18.  This verse shows St. Paul's respect for St. Peter.  He went to make the latter's acquaintance, although he had noting to learn from Peter.  It was not necessary that he go up to Jerusalem to learn the gospel, and so he remained with Peter only fifteen days.    19.  On this occasion Paul saw a good deal of Barnabas (Acts 9, 26 f).  He does not mention this, since he is speaking only of the Apostles.  James is called the brother of the Lord, meaning His relative.  His father was Cleophas or Alpheus, and his mother was the sister of the Blessed Virgin.  Therefore he was Christ's cousin.    20.  St. Paul considered it very important to insist that what he had just said about his independence of the twelve Apostles was undeniably true.    21.  From Acts 9, 29 ff we know that Paul was persecuted at Jerusalem by the Hellenistic Jews, and was obliged to flee.  He went to Tarsus in Cilicia, where he was later found by Barnabas (Acts 11, 25 ff), who brought him to Antioch.  In this verse Paul is probably referring to his ministry with Barnabas in and about Antioch, the metropolis of Syria (Acts 11, 25-30).


Confraternity Bible:

Greeting  1 Paul, an apostle, sent not from men nor by man, but by Jesus Christ and God the Father who raised him from the dead, 2 and all the brethren who are with me, to the churches of Galatia.  3 Grace and peace be to you from God the Father, and from our Lord Jesus Christ, 4 who gave himself for our sins, that he might deliver us from the wickedness of this present world according to the will of our God and Father; 5 to whom is glory forever and ever.  Amen.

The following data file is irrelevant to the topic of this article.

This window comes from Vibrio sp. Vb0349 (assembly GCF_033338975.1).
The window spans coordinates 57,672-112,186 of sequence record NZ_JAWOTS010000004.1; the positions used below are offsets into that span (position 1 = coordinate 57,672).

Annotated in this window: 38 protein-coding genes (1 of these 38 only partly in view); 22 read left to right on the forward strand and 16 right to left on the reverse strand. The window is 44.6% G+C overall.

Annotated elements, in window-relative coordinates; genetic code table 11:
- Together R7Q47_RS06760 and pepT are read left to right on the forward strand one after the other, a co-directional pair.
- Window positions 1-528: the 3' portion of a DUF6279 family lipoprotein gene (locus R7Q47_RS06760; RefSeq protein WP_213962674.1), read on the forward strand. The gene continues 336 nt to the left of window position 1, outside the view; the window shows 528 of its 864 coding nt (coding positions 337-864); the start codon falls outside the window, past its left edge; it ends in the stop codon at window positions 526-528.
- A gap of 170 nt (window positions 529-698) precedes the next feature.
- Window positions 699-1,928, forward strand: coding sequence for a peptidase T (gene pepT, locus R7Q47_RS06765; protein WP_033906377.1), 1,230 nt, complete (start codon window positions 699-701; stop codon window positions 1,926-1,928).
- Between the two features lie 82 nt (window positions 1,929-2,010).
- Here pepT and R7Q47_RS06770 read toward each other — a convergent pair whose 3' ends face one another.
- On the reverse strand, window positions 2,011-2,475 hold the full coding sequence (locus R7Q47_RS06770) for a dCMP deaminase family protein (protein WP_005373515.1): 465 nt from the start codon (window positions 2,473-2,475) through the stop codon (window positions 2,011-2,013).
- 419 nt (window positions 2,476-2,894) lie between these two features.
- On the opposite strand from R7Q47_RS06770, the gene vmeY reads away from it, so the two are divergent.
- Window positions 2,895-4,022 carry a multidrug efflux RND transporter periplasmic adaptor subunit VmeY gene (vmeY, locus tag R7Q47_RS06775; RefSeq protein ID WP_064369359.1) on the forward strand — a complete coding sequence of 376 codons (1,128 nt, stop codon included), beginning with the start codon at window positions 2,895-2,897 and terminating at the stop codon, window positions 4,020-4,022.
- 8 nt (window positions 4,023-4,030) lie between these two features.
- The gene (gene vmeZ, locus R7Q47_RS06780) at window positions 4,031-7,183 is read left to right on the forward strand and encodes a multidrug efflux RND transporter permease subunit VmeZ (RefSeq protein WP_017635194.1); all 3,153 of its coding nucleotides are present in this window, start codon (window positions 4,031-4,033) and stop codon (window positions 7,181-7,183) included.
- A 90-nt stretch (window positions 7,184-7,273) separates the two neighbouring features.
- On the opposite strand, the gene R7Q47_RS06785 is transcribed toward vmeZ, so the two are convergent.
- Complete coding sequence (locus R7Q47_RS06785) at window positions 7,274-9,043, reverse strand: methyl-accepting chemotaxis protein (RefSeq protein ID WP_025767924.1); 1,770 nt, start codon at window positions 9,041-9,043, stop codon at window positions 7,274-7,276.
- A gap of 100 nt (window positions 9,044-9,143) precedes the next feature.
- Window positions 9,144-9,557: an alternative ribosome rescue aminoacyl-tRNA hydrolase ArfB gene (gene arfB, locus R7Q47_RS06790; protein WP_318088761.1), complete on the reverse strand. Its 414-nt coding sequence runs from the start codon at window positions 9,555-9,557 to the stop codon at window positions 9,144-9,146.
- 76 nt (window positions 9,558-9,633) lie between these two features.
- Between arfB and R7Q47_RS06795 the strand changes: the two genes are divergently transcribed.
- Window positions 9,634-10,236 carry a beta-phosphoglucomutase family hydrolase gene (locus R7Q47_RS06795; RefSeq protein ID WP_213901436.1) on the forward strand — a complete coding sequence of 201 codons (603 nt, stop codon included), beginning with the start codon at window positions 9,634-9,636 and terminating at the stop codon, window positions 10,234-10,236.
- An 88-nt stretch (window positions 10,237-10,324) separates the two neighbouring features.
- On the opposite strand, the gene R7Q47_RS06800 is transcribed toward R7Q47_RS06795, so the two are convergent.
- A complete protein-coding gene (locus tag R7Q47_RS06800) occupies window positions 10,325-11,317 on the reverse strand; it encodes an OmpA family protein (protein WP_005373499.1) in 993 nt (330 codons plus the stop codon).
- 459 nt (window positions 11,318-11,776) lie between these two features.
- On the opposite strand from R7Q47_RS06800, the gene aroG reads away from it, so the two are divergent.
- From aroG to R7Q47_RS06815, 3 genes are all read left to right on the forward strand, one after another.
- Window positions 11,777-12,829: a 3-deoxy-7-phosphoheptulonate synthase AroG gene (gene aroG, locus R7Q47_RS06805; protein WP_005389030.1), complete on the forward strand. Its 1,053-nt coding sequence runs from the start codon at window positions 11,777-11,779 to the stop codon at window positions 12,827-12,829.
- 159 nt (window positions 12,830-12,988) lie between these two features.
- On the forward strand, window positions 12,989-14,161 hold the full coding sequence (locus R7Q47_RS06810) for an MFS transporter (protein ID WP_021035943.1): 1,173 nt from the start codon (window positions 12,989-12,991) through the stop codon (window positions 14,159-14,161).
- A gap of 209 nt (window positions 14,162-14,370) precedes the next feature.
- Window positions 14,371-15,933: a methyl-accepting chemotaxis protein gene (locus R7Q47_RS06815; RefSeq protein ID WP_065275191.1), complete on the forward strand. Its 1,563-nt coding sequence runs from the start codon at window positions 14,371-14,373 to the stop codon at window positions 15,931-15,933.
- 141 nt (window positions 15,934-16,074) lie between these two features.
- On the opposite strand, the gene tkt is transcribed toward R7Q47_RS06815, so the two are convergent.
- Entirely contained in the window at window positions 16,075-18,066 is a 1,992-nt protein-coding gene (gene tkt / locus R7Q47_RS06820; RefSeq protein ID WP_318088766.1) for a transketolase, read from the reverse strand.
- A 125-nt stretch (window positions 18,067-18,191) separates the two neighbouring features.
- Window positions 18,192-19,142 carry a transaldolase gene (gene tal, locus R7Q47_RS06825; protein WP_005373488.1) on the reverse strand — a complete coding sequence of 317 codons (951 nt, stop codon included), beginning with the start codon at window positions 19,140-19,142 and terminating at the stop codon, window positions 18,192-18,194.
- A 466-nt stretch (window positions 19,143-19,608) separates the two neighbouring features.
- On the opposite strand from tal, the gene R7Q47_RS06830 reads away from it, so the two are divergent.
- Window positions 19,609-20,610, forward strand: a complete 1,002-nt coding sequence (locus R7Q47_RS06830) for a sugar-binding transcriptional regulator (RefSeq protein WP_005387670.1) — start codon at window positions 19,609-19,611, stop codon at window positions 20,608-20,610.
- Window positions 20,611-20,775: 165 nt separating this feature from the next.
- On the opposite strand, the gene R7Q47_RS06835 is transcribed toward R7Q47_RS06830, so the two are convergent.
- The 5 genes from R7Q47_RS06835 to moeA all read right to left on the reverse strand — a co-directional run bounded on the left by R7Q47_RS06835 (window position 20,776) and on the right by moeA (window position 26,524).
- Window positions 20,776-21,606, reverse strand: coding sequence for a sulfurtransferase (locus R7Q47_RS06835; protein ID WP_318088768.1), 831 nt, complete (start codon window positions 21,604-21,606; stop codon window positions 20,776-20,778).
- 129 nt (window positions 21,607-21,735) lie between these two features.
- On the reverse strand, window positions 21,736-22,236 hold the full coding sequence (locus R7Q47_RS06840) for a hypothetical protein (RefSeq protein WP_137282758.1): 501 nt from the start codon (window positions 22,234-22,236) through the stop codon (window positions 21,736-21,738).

Surprise and Rebuke  6* I marvel that you are so quickly deserting him who called you to the grace of Christ, changing to another gospel; 7 which is not another gospel, except in this respect that there are some who trouble you, and wish to pervert the gospel of Christ.  8* But even if we or an angel from heaven should preach a gospel to you other than that which we have preached to you, let him be anathema!  9 As we have said before, so now I say again: If anyone preach a gospel to you other than that which you have received, let him be anathema! 10 For am I now seeking the favor of men, or of God?  Or am I seeking to please men?  If I were still trying to please men, I should not be a servant of Christ.

Not of Human Origin  11 For I give you to understand, brethren, that the gospel which was preached by me is not of man.  12 For I did not receive it from man, nor was I taught it; but I received it by a revelation of Jesus Christ.  13 For you have heard of my former manner of life in Judaism; how beyond all measure I persecuted the Church of God, and ravaged it.  14 And I advance in Judaism above many of my contemporaries in my nation, showing much more zeal for the traditions of my fathers.  15 But when it pleased him who from my mother's womb set me apart and called me by his grace, 16 to reveal his Son in me, that I might preach him among the Gentiles, immediately, without taking counsel with flesh and blood, 17 and without going up to Jerusalem to those who were appointed apostles before me, I retired into Arabia, and again returned to Damascus.

18 Then after three years I went to Jerusalem to see Peter, and I remained with him fifteen days.  19 But I saw none of the other apostles, except James, the brother of the Lord. 20 Now in what I am writing to you, behold, before God, I do not lie.  21 Then I went into the regions of Syria and Cilicia.  22 And I was unknown by sight to the churches of Judea which were in Christ.  23 But they had heard only that he who formerly persecuted us, now preaches the faith which once he ravaged.  24 And they glorified God in me.
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*

6: Deserting him: refers to our heavenly Father.  Another gospel: a different gospel, a gospel containing serious doctrinal errors.

8: Anathema: i.e., cursed, excluded from the kingdom of God.